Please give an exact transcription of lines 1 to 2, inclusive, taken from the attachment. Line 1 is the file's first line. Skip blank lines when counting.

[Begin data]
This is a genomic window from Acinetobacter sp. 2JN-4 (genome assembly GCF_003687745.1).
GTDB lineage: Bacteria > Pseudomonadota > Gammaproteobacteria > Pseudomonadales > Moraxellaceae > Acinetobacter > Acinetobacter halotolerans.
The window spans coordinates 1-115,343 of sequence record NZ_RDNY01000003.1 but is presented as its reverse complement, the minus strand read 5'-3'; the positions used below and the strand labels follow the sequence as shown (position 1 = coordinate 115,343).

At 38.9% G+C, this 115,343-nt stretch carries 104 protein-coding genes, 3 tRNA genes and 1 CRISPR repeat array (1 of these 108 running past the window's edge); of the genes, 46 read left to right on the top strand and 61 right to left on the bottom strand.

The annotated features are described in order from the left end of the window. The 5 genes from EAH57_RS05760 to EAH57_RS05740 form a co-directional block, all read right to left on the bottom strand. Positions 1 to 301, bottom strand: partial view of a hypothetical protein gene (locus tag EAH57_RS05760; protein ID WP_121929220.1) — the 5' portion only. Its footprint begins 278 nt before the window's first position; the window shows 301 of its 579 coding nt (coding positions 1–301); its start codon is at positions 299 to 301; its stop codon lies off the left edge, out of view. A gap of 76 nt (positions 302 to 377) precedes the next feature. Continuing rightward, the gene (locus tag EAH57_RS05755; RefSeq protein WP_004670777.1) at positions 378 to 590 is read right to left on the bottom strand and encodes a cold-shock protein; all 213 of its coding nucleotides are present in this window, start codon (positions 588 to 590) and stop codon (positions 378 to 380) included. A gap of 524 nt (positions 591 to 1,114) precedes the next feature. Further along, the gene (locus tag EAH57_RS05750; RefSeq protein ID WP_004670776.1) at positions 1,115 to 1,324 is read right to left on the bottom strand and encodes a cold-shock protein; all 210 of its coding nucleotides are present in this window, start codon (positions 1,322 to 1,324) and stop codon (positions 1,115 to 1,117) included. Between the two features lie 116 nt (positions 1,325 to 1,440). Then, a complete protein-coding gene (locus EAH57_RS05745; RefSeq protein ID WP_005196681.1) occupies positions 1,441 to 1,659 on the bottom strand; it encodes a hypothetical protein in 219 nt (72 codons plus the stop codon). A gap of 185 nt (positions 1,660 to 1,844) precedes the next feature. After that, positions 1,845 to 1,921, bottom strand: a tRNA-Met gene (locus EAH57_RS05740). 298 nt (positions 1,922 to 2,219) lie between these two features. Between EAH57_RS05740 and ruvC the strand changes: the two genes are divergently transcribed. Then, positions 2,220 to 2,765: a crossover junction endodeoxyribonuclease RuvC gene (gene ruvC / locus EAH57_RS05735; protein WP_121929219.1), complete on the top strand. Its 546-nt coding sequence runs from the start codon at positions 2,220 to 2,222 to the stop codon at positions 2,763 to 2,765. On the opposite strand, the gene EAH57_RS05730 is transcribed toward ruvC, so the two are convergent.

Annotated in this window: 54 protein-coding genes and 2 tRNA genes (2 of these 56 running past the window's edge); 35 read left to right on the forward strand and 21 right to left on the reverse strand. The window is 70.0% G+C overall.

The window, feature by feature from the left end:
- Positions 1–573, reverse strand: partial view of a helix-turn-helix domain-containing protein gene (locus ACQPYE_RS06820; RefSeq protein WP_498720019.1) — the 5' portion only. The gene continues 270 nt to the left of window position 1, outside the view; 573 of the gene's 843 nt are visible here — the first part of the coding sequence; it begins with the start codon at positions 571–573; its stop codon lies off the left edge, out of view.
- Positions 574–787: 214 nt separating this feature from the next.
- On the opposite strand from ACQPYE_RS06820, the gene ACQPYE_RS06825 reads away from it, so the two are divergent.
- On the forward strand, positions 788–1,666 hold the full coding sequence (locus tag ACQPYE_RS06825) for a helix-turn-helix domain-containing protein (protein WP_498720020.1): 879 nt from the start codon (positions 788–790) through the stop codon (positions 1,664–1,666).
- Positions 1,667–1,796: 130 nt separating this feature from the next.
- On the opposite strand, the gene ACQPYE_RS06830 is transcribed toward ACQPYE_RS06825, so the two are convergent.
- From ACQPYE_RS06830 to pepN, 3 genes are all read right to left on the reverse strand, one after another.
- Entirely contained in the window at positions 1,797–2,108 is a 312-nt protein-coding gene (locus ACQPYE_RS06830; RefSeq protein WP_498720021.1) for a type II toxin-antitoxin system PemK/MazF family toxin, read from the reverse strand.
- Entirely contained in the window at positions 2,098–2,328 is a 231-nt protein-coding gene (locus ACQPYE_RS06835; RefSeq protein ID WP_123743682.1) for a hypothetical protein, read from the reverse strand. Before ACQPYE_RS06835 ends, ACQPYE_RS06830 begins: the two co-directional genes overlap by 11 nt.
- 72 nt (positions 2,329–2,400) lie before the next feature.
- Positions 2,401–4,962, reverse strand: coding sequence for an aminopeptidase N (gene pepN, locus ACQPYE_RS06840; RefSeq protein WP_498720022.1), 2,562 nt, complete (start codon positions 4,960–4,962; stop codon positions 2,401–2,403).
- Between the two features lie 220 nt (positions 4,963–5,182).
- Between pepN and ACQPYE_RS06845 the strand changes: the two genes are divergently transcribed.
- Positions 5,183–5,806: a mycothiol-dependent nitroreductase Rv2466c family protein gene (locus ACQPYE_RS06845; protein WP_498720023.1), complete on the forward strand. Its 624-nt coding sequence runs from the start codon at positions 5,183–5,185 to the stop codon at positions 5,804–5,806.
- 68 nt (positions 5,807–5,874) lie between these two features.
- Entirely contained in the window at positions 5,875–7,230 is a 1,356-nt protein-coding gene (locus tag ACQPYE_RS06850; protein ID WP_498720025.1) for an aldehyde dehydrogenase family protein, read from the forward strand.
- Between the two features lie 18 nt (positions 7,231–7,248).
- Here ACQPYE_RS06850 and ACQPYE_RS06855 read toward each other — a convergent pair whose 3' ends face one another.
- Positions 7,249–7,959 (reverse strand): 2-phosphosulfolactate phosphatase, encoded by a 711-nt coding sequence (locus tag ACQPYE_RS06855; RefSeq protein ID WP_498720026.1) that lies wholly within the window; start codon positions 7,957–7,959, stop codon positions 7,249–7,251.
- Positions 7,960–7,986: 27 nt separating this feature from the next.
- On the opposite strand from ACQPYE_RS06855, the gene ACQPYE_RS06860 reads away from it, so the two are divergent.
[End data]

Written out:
This is a genomic window from Acinetobacter sp. 2JN-4 (genome assembly GCF_003687745.1).
GTDB lineage: Bacteria > Pseudomonadota > Gammaproteobacteria > Pseudomonadales > Moraxellaceae > Acinetobacter > Acinetobacter halotolerans.